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Simply Red — Biography 2009

This year Mick Huck­nall cel­eb­rates 25 years of unbroken ser­vice with the band he foun­ded, fron­ted and named. Simply Red emerged out of the streets and clubs of Manchester in the post-punk era of 1984 and within 12 months were rid­ing in the Brit­ish charts.

The ori­ginal line-up of singer Huck­nall, bassist Tony Bowers, drum­mer Chris Joyce, gui­tar­ist Dave Fry­man, keyboardist/singer Fritz McIntyre and horn player Tim Kel­let became reg­u­lars on the thriv­ing club cir­cuit and soon caught the atten­tion of record com­pany scouts on the hunt for new talent.

Exec­ut­ives at the UK arm of renowned US label Elektra were the most per­sist­ent — and most gen­er­ous – and Simply Red found them­selves with a major record deal within six months of start­ing up and on their way to a record­ing stu­dio with ace Amer­ican pro­du­cer Stew­art Levine.

At this point the band exper­i­enced their first change as gui­tar­ist Sylvan Richard­son replaced Dave Fry­man dur­ing the mak­ing their first album Pic­ture Book which was released in Octo­ber 1985 and climbed to num­ber two thanks to the top 20 suc­cess of début hit Money’s Too Tight (Too Mention).

While four more tracks from the album made minor indent­a­tions on the chart, it was a song Huck­nall wrote in his bed­room which announced Simply Red’s arrival in the big time. While Pic­ture Book peaked inside the US top 20, Hold­ing Back The Years found its way to the very top of the Amer­ican singles chart in July 1986 while in the UK, on its re-release six month after peak­ing at 51, the record climbed to num­ber two.

While album num­ber two – Men And Women – fea­tured the same band with the addi­tion of horn player Ian Kirkham and vocal­ist Janette Sewell, a new pro­du­cer in the shape of Alex Sadkin was at the helm for the March 1987 release. A new writ­ing team also appeared with Huck­nall shar­ing the cred­its with Motown legend Lamont Dozier while tracks by Cole Porter (the clas­sic Ev’ry Time We Say Good­bye) and reg­gae legends Bunny Wailer and Sylvester Stew­art aug­men­ted Hucknall’s solo efforts.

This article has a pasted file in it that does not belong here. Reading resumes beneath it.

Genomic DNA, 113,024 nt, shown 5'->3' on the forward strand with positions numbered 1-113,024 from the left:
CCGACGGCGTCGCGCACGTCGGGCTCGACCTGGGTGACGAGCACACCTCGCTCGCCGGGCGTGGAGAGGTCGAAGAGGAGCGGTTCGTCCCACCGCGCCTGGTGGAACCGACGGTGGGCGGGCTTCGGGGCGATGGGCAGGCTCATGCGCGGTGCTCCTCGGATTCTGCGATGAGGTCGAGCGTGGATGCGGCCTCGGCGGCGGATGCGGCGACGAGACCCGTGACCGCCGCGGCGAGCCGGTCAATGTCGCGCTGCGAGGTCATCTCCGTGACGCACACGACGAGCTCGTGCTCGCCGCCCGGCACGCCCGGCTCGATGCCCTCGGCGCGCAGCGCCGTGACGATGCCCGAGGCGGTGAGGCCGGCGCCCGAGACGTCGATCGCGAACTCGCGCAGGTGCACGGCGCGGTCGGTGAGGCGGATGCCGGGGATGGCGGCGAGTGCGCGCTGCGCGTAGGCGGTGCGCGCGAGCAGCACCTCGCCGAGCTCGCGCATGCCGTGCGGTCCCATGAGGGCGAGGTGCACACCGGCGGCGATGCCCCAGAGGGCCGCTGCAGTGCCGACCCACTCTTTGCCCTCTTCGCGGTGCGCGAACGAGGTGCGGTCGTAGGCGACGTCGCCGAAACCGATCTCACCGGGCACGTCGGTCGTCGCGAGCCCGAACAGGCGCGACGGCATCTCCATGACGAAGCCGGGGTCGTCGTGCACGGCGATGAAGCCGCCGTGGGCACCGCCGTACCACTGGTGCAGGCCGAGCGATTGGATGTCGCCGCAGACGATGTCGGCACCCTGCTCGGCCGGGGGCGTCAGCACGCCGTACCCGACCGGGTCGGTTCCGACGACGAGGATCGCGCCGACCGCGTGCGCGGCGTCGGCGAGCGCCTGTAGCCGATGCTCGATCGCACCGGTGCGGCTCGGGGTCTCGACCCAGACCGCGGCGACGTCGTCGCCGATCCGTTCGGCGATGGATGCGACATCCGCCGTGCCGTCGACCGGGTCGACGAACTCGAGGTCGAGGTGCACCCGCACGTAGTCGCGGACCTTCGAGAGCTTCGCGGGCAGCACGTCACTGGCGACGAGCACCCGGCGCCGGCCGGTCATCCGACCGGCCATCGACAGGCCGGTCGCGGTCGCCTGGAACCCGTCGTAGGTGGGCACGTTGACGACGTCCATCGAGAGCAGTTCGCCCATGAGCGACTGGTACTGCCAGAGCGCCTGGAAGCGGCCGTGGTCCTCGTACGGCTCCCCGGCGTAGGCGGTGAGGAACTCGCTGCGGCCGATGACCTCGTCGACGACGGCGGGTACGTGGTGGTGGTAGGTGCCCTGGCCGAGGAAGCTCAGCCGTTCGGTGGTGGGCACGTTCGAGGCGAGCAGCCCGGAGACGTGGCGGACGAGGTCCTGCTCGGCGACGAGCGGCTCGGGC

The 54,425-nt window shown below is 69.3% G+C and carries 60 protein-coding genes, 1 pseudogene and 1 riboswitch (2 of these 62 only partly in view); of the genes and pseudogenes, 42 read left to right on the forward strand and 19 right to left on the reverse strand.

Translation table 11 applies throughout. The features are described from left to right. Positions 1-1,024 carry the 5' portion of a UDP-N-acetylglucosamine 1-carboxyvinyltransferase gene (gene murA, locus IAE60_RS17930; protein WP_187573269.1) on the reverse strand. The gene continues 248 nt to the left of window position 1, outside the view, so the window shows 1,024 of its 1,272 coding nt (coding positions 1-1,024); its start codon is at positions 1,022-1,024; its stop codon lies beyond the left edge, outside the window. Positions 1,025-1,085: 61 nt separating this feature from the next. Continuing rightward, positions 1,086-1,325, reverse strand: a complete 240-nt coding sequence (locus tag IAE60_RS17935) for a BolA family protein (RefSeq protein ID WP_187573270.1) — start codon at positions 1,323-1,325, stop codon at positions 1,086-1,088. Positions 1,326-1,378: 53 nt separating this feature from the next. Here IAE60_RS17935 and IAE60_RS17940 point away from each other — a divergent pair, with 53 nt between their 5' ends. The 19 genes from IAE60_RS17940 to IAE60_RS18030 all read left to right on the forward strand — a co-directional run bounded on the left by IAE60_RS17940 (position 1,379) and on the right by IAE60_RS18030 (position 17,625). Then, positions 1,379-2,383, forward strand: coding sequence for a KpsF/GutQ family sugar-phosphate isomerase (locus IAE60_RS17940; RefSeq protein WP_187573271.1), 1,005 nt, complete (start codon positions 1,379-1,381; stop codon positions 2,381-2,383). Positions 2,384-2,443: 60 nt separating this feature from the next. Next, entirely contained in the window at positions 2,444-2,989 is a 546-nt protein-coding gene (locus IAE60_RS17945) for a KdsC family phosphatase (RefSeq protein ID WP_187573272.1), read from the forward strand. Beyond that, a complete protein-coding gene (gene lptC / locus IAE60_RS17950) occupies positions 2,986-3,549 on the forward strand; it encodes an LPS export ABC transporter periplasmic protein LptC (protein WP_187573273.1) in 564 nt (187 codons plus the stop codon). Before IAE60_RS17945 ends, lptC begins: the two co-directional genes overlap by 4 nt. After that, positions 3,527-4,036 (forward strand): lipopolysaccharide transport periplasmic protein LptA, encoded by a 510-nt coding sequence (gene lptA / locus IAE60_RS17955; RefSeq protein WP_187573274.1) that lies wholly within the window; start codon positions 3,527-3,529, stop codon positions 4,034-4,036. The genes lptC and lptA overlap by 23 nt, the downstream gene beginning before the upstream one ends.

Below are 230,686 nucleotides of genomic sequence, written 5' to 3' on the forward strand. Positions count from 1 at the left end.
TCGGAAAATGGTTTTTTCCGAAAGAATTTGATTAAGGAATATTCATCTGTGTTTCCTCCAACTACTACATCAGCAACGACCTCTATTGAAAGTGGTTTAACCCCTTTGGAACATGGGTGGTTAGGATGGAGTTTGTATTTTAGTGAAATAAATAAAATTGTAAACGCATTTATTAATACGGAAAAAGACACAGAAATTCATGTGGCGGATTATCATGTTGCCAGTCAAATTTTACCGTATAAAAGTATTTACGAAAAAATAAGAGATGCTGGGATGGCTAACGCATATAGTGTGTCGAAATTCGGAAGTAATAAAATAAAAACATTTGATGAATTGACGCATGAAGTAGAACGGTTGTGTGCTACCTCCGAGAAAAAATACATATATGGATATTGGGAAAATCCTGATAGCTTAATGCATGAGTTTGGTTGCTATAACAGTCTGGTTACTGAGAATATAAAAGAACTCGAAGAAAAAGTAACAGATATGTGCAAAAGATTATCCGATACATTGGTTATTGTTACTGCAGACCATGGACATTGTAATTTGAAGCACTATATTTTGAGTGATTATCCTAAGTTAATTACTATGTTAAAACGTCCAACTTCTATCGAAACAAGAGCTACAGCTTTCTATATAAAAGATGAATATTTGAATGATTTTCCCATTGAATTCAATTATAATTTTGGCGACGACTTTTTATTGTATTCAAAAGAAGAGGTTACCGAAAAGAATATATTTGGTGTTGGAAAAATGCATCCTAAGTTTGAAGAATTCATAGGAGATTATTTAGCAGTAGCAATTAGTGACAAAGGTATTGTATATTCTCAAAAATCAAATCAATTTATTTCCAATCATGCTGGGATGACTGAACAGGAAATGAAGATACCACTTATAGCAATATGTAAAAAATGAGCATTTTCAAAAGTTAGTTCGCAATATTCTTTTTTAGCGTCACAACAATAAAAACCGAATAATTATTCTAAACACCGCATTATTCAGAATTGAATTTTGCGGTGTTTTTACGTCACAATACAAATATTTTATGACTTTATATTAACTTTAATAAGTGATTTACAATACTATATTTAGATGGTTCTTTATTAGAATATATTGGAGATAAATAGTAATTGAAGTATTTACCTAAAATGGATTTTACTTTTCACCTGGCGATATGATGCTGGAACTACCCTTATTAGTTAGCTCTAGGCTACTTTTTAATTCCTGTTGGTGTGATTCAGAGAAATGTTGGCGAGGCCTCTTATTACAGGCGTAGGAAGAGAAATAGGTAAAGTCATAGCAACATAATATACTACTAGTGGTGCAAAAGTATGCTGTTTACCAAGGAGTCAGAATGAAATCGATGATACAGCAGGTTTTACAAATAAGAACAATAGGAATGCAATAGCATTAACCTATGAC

Boast­ing four chart singles, Men And Women became Simply Red’s second suc­cess­ive UK album to stall at num­ber two. It also took the band back on the road and fol­low­ing major UK, European and Amer­ican tours, they broke new ground in Aus­tralia, Japan and New Zea­l­and. In fact in 1987 Simply Red spent nigh on nine months on the road, play­ing an impress­ive 120 live shows.

Simply Red’s third album A New Flame was issued in Feb­ru­ary 1989 and it sig­nalled another break­through for the band which now spor­ted Heitor T.P. on gui­tar. After top­ping the UK album chart for the first time, Simply Red’s ver­sion of the Kenny Gamble/Leon Huff soul clas­sic If You Don’t Know Me By Now swept to num­ber two in the UK but went one bet­ter in Amer­ica. Top­ping the US singles chart for the second time put Simply Red along­side fel­low Brit­ish acts such as John Len­non, David Bowie and Queen.

The qual­ity and suc­cess of the new album – it sold a mil­lion in the UK and over 6 mil­lion world­wide – also her­al­ded the band’s move from club and theatre dates to major arenas includ­ing play­ing to 60,000 people in Sao Paulo, Brazil.

Between Octo­ber 1988 and March 1990 Simply Red once again set off to con­quer the world, play­ing 140 shows along the way. At the same time Huck­nall was plan­ning the band’s fourth album which would again break new ground.